$ CUDA_VISIBLE_DEVICES=1 python test.py \
--tfrecords $DATASET_DIR/val* \
--save_dir $EXPERIMENT_DIR/logdir/finetune/val_summaries \
--checkpoint_path $EXPERIMENT_DIR/logdir/finetune \
--config $EXPERIMENT_DIR/config_test.yaml \
--batches 100 \
--eval_interval_secs 300

You may want to also monitor the accuracy on the train set. Simply pass in the train tfrecords to the

test.py
script and change the output directory:
$ CUDA_VISIBLE_DEVICES=1 python test.py \
--tfrecords $DATASET_DIR/train* \
--save_dir $EXPERIMENT_DIR/logdir/finetune/train_summaries \
--checkpoint_path $EXPERIMENT_DIR/logdir/finetune \
--config $EXPERIMENT_DIR/config_test.yaml \
--batches 100 \
--eval_interval_secs 300

Keeping the train summaries and val summaries in separate directories will keep the tensorboard ui clean. To monitor the training process you can fireup tensorboard:

$ tensorboard --logdir=$EXPERIMENT_DIR/logdir --port=6006

Training the Entire Network

The benefit of finetuning a network is that the training is very fast, as only the last layer is modified. However, to get the best performance you'll typically want to modify more (or all) of the layers of the network. Starting from a pretrained network (which can happen to be a finetuned network), this full training step essentially adapts the network to operating on the domain of your specific dataset. We'll store the generated files in the

experiment/logdir
directory. You can do the finetuning process as a warmup and then start the full train:
$ CUDA_VISIBLE_DEVICES=0 python train.py \
--tfrecords $DATASET_DIR/train* \
--logdir $EXPERIMENT_DIR/logdir \
--config $EXPERIMENT_DIR/config_train.yaml \
--pretrained_model $EXPERIMENT_DIR/logdir/finetune

Or you can just start the full train from a pretrained model:

$ CUDA_VISIBLE_DEVICES=0 python train.py \
--tfrecords $DATASET_DIR/train* \
--logdir $EXPERIMENT_DIR/logdir \
--config $EXPERIMENT_DIR/config_train.yaml \
--pretrained_model $PRETRAINED_MODEL \
--checkpoint_exclude_scopes InceptionV3/Logits InceptionV3/AuxLogits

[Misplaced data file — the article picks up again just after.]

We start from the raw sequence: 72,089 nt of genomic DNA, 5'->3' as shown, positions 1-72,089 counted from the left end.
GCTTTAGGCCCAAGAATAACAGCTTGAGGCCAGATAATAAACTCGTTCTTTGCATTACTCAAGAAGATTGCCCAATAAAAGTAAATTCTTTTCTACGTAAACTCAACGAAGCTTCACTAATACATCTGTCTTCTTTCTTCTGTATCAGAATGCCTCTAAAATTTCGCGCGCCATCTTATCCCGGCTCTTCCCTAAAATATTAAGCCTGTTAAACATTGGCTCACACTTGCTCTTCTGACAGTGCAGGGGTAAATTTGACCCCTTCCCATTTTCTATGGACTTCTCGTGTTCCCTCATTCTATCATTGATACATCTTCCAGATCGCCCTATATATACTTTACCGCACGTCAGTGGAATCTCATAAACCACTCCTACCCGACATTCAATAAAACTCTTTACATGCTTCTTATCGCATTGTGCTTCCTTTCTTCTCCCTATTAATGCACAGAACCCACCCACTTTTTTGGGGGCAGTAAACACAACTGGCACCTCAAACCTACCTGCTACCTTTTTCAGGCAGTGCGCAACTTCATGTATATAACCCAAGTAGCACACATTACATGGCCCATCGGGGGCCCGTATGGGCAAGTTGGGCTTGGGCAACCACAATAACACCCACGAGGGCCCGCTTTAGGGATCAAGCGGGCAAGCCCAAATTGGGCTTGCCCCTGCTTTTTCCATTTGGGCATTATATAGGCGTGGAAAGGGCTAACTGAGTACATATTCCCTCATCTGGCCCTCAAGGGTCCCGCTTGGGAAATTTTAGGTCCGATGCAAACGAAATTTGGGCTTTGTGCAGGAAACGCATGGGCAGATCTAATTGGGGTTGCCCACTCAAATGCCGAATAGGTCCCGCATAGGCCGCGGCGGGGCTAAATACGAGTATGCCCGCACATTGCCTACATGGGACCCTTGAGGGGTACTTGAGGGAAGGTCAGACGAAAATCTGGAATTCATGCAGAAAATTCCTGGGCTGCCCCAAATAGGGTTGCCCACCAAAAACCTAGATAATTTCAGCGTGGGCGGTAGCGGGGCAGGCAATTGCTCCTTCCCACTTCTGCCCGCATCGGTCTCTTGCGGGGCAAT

Or if you have enough data, you may not want to even use the pretrained model. Rather you can train from scratch:

$ CUDA_VISIBLE_DEVICES=0 python train.py \
--tfrecords $DATASET_DIR/train* \
--logdir $EXPERIMENT_DIR/logdir/ \
--config $EXPERIMENT_DIR/config_train.yaml

Monitoring Progress

For watching the validation performance we can do:

$ CUDA_VISIBLE_DEVICES=1 python test.py \
--tfrecords $DATASET_DIR/val* \
--save_dir $EXPERIMENT_DIR/logdir/val_summaries \
--checkpoint_path $EXPERIMENT_DIR/logdir \
--config $EXPERIMENT_DIR/config_test.yaml \
--batches 100 \
--eval_interval_secs 300

Similar for the train data:

$ CUDA_VISIBLE_DEVICES=1 python test.py \
--tfrecords $DATASET_DIR/train* \
--save_dir $EXPERIMENT_DIR/train_summaries \
--checkpoint_path $EXPERIMENT_DIR/logdir \
--config $EXPERIMENT_DIR/config_test.yaml \
--batches 100 \
--eval_interval_secs 300

The command for tensorboard doesn't need to change:

$ tensorboard --logdir=$EXPERIMENT_DIR/logdir --port=6006
You will be able to see the fine-tune and the full train data plotted on the same plots.

Test

Once performance on the validation data has plateaued (or some other criterion has been met), you can test the model on a held out set of images to see how well it generalizes to new data:

$ CUDA_VISIBLE_DEVICES=1 python test.py \
--tfrecords $DATASET_DIR/test* \
--save_dir $EXPERIMENT_DIR/logdir/test_summaries \
--checkpoint_path $EXPERIMENT_DIR/logdir \
--config $EXPERIMENT_DIR/config_test.yaml \
--batch_size 32 \
--batches 100

If you are happy with the performance of the model, then you are ready to classify new images and export the model for production use. Otherwise its back to the drawing board to figure out how to increase performance.


Classifying

If you want to classify data offline using the trained model then you can do:

CUDA_VISIBLE_DEVICES=1 python classify.py \
--tfrecords $DATASET_DIR/new/* \
--checkpoint_path $EXPERIMENT_DIR/logdir \
--save_path $EXPERIMENT_DIR/logdir/results/classification_results.npz \
--config $EXPERIMENT_DIR/config_test.yaml \
--batch_size 32 \
--batches 1000 \
--save_logits

The output of the script is a numpy uncompressed .npz file saved at

--save_path
. The file will contain at least 2 arrays: one that contains ids and one that contains the predicted class label. If
--save_logits
is specified, then the raw logits (before going through the softmax) will also be saved.

Export & Compress

To export a model for easy use on a mobile device you can use:

python export.py \
--checkpoint_path model.ckpt-399739 \
--export_dir ./export \
--export_version 1 \
--config config_export.yaml \
--class_names class-codes.txt
The input node is called
images
and the output node is called
Predictions
. Checkout this wiki article for more tips.

If you are going to use the model with TensorFlow Serving then you can use the following:

python export.py \
--checkpoint_path model.ckpt-399739 \
--export_dir ./export \
--export_version 1 \
--config config_export.yaml \
--serving \
--add_preprocess \
--class_names class-codes.txt
Check out the resources in the tfserving directory for more help with deploying on TensorFlow Serving.